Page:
South Australia Releases Draft Plan To Cut Road Deaths
CANBERRA, Australia — A 10-year road safety strategy will focus on driver behavior and safer cars and will seek to cut South Australia’s road toll in half.
The draft plan hopes to reduce the current three-year average of 96 annual deaths to less than 47 by 2031 and also bring serious injuries down 30 percent to just over 500.
Road Safety Minister Vincent Tarzia said the targets are the first steps towards achieving the state’s vision of zero lives lost by 2050.
“Our goals are ambitious, but they must be, to put an end to preventable tragedies on our roads,” he said.
The draft strategy will support and enforce safer road behavior and seek to increase the purchase of safer cars.
It will also address safer road design and maintenance and reduce the number of regional deaths, deaths among Indigenous communities, and young drivers and drivers aged over 70.
The plan further looks at ways of improving safety for pedestrians and cyclists.
But the Labor Opposition said that the government had a shocking road safety record since coming to office in 2018, with the number of deaths rising in 2019 and 2020.
The toll for 2021 stands at 56, compared to 50 at the same time last year following the death on July 15 of a nine-year-old boy in a crash at Port Kenny on South Australia’s Eyre Peninsula.
“It is all very well having targets and aspirations, but the fact is that the Liberals have a shocking record on road safety,” said Lee Odenwalder, spokesman, Opposition Road Safety.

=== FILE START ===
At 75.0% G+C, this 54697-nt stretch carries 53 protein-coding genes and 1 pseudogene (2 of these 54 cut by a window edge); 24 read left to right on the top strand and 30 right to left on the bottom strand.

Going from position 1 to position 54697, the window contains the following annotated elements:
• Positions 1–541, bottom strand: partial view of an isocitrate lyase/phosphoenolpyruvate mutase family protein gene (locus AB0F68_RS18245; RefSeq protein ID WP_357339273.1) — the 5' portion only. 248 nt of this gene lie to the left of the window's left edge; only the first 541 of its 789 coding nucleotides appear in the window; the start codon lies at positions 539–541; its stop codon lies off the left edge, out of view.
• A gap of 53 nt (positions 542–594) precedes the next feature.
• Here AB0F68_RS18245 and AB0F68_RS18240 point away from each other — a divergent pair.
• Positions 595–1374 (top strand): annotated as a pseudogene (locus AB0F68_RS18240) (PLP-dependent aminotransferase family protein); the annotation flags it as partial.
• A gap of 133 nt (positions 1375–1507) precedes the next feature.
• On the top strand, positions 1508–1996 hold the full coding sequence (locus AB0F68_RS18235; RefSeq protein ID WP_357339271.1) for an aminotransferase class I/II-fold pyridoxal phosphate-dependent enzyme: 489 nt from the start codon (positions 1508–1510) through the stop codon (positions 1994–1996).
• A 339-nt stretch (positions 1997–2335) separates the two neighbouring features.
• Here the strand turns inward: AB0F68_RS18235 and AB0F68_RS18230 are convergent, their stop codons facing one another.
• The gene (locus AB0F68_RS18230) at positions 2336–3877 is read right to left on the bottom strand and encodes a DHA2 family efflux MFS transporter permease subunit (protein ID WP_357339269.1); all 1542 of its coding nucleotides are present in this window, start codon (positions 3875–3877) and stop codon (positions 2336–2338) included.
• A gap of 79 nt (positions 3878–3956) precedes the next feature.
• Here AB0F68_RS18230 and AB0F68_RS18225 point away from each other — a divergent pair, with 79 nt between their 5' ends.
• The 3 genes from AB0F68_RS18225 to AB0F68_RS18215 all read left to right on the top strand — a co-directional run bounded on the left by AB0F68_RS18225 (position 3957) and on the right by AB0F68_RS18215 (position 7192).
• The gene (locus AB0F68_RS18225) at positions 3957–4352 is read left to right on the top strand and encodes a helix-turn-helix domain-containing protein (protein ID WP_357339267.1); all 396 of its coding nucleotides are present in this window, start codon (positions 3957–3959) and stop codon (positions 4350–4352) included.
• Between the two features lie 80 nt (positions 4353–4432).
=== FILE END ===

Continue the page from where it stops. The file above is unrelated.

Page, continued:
The government has called for public feedback on its safety plan with the consultation period to close on September 1.
There was a total of 98 road deaths during June 2021. The current figure is 8.4 percent higher than the average for June over the previous five years,” as per reports by the Australian Department of Infrastructure, Transport, Regional Development, and Communications.
“During the 12 months ended June 2021, there were 1,142 road deaths. This is an increase of 4.7 percent from the 12 months ending June 2020,” states the report.
“Presently, the rate of annual deaths per 100,000 population stands at 4.4. This is a 4.1 percent increase compared to the rate for the 12 months ending June 2020. In 2017-18, there were 39,404 people admitted to the hospital with road crash injuries. The annual rate of admission per 100,000 population was 156.5.”
The reductions in fatality rates per population were greater than in annual counts of deaths. Between 2010 and 2019, the yearly national fatality rate per 100,000 population decreased from 6.1 to 4.7 (or by -23.3 percent). Over the decade, the population increased by 15.1 percent, with the most substantial increase (20.8 percent) in Victoria.
(Edited by Vaibhav Pawar and Saptak Datta)